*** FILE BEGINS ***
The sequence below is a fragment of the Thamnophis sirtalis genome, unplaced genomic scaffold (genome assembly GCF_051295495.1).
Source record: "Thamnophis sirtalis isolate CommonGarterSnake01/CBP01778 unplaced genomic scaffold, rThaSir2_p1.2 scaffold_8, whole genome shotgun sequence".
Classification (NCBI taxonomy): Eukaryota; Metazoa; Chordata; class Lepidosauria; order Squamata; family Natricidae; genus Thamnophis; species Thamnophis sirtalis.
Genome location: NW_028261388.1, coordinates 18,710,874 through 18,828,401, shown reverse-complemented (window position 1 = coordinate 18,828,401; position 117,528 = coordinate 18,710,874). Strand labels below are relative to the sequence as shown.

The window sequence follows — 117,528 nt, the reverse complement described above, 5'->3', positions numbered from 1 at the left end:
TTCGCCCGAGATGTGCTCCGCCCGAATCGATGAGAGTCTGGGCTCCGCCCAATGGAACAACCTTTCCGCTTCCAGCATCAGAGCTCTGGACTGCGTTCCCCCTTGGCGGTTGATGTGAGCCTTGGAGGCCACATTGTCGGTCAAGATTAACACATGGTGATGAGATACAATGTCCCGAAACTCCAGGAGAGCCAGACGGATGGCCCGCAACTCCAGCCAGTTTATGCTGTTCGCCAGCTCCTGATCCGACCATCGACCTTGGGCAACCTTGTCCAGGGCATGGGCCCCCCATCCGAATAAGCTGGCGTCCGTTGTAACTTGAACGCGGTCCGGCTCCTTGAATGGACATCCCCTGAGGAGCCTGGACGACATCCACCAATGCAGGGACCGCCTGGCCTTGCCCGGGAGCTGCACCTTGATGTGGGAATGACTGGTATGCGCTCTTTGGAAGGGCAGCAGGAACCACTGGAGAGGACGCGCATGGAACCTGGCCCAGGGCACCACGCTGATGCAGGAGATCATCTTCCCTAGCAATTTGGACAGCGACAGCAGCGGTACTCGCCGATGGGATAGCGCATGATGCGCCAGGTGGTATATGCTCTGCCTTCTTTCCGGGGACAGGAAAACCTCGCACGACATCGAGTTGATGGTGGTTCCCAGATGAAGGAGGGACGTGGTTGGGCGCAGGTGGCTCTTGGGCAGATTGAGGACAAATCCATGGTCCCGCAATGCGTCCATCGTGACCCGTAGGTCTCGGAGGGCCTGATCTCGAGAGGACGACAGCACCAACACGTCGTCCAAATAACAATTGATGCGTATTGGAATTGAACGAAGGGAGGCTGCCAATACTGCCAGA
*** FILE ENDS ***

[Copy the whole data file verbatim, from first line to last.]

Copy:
The sequence below is a fragment of the Thamnophis sirtalis genome, unplaced genomic scaffold (genome assembly GCF_051295495.1).
Source record: "Thamnophis sirtalis isolate CommonGarterSnake01/CBP01778 unplaced genomic scaffold, rThaSir2_p1.2 scaffold_8, whole genome shotgun sequence".
Classification (NCBI taxonomy): Eukaryota; Metazoa; Chordata; class Lepidosauria; order Squamata; family Natricidae; genus Thamnophis; species Thamnophis sirtalis.
Genome location: NW_028261388.1, coordinates 18,710,874 through 18,828,401, shown reverse-complemented (window position 1 = coordinate 18,828,401; position 117,528 = coordinate 18,710,874). Strand labels below are relative to the sequence as shown.

The window sequence follows — 117,528 nt, the reverse complement described above, 5'->3', positions numbered from 1 at the left end:
TTCGCCCGAGATGTGCTCCGCCCGAATCGATGAGAGTCTGGGCTCCGCCCAATGGAACAACCTTTCCGCTTCCAGCATCAGAGCTCTGGACTGCGTTCCCCCTTGGCGGTTGATGTGAGCCTTGGAGGCCACATTGTCGGTCAAGATTAACACATGGTGATGAGATACAATGTCCCGAAACTCCAGGAGAGCCAGACGGATGGCCCGCAACTCCAGCCAGTTTATGCTGTTCGCCAGCTCCTGATCCGACCATCGACCTTGGGCAACCTTGTCCAGGGCATGGGCCCCCCATCCGAATAAGCTGGCGTCCGTTGTAACTTGAACGCGGTCCGGCTCCTTGAATGGACATCCCCTGAGGAGCCTGGACGACATCCACCAATGCAGGGACCGCCTGGCCTTGCCCGGGAGCTGCACCTTGATGTGGGAATGACTGGTATGCGCTCTTTGGAAGGGCAGCAGGAACCACTGGAGAGGACGCGCATGGAACCTGGCCCAGGGCACCACGCTGATGCAGGAGATCATCTTCCCTAGCAATTTGGACAGCGACAGCAGCGGTACTCGCCGATGGGATAGCGCATGATGCGCCAGGTGGTATATGCTCTGCCTTCTTTCCGGGGACAGGAAAACCTCGCACGACATCGAGTTGATGGTGGTTCCCAGATGAAGGAGGGACGTGGTTGGGCGCAGGTGGCTCTTGGGCAGATTGAGGACAAATCCATGGTCCCGCAATGCGTCCATCGTGACCCGTAGGTCTCGGAGGGCCTGATCTCGAGAGGACGACAGCACCAACACGTCGTCCAAATAACAATTGATGCGTATTGGAATTGAACGAAGGGAGGCTGCCAATACTGCCAGA